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Looking at McKenzie’s downtown a few days ago, I worked from memory placing at least business in each building along Broadway. One of the businesses that came to mind was Tri-County Furniture …
Looking at McKenzie’s downtown a few days ago, I worked from memory placing at least business in each building along Broadway. One of the businesses that came to mind was Tri-County Furniture and Appliance, which was located next to the city library. I can remember walking through the doors as a little boy and seeing all the washing machines on one side of the building and then the couches and chairs on the other.
The store was owned by Ed and Lucille Brashear. From what I remember, the family always treated me with kindness even though I wanted to go down the line and open and close every washer and dryer lid in the building. I remember my first trip to Carroll Lake Golf Course was with my dad and Anthony Brashear.
This week’s article focuses on the life and career of Ed Brashear.
Edward Laney Brashear was born in August 1930, in McKenzie to John Raymond and Lena Beth Brashear. Like so many of McKenzie’s later prominent businessmen, he grew up in the Great Depression. He started school in the fall of 1936. With the grade school under construction following the fire early that year, Ed began first grade in the high school building.
With limited funds, Ed like many of the school children couldn’t afford to spare the ten-cent cost of school lunch. On one event, Ed brought a country ham and biscuit from home, a bigger boy decided he wanted the meal and took it away from him. Protecting his lunch, Ed smacked the boy in the head with a glass of milk. Mrs. Cora Sedberry paddled Ed.
That was only the first of many other disciplinary actions taken against the willful spirit of Ed Brashear. He was paddled another time for kissing a girl on the ear. Another instance came after getting caught smoking behind the gym.
He was nearly expelled after getting caught playing hooky with some friends. The boys were taking the train from McKenzie to Paris to watch the afternoon serials and Westerns. School authorities caught on and threatened expulsion. They were also earning money at Camp Tyson by carrying coal upstairs for the officers’ wives.
The Brashears lived on a farm without electricity. As a teenager, Ed plowed with his town mules, Joe and Tom. “They were horse mules I had raised from colts and would do anything I told them. I never whipped them. They were struck by lightning and killed. I just sat down and cried.”
With the money he saved from earnings from a six-acre cotton crop, he was able to enter the University of Tennessee Junior College in Martin. After two years, he planned to enter the University of Tennessee at Knoxville but when the Korean War began his plans changed.
He began working at the Riley Furniture Company in downtown McKenzie in September 1951. The job paid $40 a week and provided the use of a truck. It was around this time a waitress at the Steak Shop caught his eye, Lucille Johnson. She was a student at Bethel College. They were married in March 1953.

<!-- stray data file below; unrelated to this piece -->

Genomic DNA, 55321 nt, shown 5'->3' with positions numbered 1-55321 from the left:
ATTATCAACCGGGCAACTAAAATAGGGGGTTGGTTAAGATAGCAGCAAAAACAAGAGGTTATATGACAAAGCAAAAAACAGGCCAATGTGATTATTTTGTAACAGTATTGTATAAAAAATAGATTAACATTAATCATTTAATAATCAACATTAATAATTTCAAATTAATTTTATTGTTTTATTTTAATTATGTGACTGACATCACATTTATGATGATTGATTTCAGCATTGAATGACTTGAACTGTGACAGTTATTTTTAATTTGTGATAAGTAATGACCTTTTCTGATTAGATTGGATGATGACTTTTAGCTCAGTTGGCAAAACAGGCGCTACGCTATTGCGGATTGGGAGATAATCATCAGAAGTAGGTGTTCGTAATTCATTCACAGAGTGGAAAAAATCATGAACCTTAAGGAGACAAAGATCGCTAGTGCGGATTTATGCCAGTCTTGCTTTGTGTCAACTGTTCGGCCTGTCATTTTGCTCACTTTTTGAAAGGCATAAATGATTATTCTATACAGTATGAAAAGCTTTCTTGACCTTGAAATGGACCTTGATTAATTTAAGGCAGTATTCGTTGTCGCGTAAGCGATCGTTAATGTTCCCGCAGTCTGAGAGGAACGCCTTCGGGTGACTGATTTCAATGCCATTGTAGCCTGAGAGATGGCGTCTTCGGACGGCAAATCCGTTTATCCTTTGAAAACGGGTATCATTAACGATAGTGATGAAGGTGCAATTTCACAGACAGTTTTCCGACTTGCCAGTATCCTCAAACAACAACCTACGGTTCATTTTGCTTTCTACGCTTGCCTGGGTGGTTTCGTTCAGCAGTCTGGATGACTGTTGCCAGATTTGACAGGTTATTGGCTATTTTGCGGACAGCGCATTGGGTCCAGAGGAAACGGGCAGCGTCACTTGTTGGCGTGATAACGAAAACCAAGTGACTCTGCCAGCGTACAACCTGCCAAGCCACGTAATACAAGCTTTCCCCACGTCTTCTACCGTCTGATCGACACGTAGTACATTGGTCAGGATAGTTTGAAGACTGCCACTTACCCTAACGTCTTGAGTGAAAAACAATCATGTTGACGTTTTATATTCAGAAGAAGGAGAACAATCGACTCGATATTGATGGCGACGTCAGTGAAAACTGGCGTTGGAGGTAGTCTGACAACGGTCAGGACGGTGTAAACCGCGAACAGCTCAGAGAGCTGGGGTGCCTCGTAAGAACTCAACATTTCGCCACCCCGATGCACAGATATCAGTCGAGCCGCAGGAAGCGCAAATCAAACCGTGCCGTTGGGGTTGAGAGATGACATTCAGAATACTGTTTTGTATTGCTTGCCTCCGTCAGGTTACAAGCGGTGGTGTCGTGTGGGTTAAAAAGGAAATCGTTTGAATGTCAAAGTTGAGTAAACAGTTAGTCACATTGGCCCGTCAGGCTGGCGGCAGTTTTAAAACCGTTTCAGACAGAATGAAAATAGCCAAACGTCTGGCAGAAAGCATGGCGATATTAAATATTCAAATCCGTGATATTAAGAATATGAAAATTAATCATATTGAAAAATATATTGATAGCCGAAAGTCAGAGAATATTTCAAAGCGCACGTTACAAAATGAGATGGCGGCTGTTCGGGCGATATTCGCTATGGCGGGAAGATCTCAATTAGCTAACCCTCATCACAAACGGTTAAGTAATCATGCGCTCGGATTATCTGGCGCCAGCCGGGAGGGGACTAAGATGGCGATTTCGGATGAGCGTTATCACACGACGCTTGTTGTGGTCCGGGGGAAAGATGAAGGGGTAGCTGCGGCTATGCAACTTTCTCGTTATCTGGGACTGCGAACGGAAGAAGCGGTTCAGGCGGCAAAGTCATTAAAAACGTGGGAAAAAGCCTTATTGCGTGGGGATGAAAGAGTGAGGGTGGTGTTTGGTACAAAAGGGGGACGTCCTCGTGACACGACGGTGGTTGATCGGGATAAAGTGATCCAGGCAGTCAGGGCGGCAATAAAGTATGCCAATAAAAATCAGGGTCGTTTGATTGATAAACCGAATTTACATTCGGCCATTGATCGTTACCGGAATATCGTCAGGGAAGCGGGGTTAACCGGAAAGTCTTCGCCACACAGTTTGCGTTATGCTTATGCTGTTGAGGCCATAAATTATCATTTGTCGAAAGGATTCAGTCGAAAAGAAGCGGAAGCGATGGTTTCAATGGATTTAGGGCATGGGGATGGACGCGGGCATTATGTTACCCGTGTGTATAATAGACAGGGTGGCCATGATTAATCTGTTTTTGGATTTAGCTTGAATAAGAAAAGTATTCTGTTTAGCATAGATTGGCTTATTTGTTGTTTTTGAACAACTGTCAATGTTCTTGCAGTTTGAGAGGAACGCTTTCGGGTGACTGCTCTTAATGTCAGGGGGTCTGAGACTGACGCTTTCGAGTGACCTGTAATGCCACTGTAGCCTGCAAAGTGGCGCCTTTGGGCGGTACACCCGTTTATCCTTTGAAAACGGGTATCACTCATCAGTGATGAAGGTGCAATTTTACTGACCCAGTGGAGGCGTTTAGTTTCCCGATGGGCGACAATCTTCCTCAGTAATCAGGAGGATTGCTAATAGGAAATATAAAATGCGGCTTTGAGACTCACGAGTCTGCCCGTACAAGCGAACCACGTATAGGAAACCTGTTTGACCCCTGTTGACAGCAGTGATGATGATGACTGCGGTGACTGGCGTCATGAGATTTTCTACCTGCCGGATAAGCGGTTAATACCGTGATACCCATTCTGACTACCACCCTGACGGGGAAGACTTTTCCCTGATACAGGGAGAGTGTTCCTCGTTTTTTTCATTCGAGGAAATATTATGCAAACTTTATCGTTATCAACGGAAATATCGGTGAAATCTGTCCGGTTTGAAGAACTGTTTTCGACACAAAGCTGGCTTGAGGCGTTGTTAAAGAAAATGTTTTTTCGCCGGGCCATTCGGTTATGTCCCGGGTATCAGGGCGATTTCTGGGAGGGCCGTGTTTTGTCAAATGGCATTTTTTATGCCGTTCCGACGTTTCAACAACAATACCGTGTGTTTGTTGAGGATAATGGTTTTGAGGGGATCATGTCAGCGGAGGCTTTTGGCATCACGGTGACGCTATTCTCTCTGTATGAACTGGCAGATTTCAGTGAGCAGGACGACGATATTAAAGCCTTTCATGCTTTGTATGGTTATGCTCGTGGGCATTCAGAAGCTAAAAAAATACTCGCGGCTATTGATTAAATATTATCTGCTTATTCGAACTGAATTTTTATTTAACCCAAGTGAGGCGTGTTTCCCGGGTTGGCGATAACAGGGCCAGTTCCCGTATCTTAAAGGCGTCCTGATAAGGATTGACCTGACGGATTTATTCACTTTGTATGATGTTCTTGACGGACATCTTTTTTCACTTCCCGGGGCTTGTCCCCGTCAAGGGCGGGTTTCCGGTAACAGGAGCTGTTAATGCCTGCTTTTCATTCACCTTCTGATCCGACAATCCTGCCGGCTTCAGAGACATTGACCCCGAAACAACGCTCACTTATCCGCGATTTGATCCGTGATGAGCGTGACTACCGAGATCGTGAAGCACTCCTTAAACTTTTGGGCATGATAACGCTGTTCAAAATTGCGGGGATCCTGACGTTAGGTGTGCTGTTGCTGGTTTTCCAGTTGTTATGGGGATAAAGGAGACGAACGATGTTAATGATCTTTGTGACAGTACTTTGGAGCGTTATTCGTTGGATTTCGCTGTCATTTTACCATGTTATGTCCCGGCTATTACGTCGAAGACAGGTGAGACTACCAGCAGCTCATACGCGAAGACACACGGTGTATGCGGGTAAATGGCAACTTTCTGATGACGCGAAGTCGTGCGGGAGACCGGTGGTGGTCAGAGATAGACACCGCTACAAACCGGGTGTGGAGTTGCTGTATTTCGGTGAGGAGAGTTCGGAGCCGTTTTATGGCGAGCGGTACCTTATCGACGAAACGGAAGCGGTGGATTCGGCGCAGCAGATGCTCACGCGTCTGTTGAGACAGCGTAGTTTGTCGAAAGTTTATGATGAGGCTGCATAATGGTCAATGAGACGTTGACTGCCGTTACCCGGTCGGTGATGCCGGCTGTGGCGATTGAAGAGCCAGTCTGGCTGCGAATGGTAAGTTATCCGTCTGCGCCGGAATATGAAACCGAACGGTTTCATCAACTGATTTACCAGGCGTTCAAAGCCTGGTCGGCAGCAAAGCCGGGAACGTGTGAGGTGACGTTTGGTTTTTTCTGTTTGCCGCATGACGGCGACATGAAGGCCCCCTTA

“We didn’t have a car. People walked a lot then. If we went to the movies downtown, we walked. Even the McKenzie Police Department didn’t own a car. There was a shooting and the officers had to take a cab to the scene of the crime. Of course, we had the truck. Lucille and I went to the Log Cabin (restaurant) a lot.”
Ed began a partnership with Cecil Jackson in House of Furniture. When the partnership dissolved, Ed became a salesman for Investor Diversified. He later opened Tri-County Electric and then Tri-County Furniture and Appliance.
Ed joined the Lions Club, Jaycees, Chamber of Commerce (McKenzie), and later became part of the McKenzie City Council. Lucille and Ed had three children; Angelina, Celia Anne and Anthony.
Since high school, Ed was interested in politics. He served as campaign manager of West Tennessee for former Governor Ray Blanton (1975-1979). Blanton’s era as governor was riddled by scandal. Ed commented on Blanton’s corruption, “I never heard or saw anything back then. I reckon he just got corrupted after he was in office. They asked me to serve as Assistant Commissioner in the Department of Conservation. Actually, I was the supervisor for West Tennessee. For years I worked — traveled all over, learned about strip mining. Seven days after Governor Alexander took office. I got a Special Delivery letter informing me my job had ended.”
Ed served as McKenzie’s vice-mayor a number of years when he initially was elected to the city council. Later, he unsuccessfully ran for mayor. In later years, he was re-elected to the council. While on the council, he served as Recreation Commissioner. “I decided to build a new park. With federal grants, we bought land for the present park. I helped get the grants for a sewer line, got a grant just about every year — finally got the tennis courts and ballpark in. I worked hard. There was always some criticism.”
In later years, the couple enjoyed their time together. A trip to Puerto Rico stood out as one of their favorite memories. They flew from Memphis to San Juan, Puerto Rico. After the plane landed and the passengers departed, the Brashears were near the end of the line when the pilot turned off the air conditioner. Feeling hot and claustrophobic, Lucille declared, “Well, I’m just dying. I’m not riding this thing home. When I get off, I’m checking the bus schedule!”
In January 1991, Ed died. He was buried at Carroll Memorial Gardens.
Lucille worked as an assistant teacher at Northwest Head Start for many years. She was noted as always cheerful and never had a negative thing to say about others. Lucille died at age 85 on December 24, 2015. A native of Eastview, Kentucky in Hardin County, she was buried near her parents in Needham Smith Chapel Cemetery.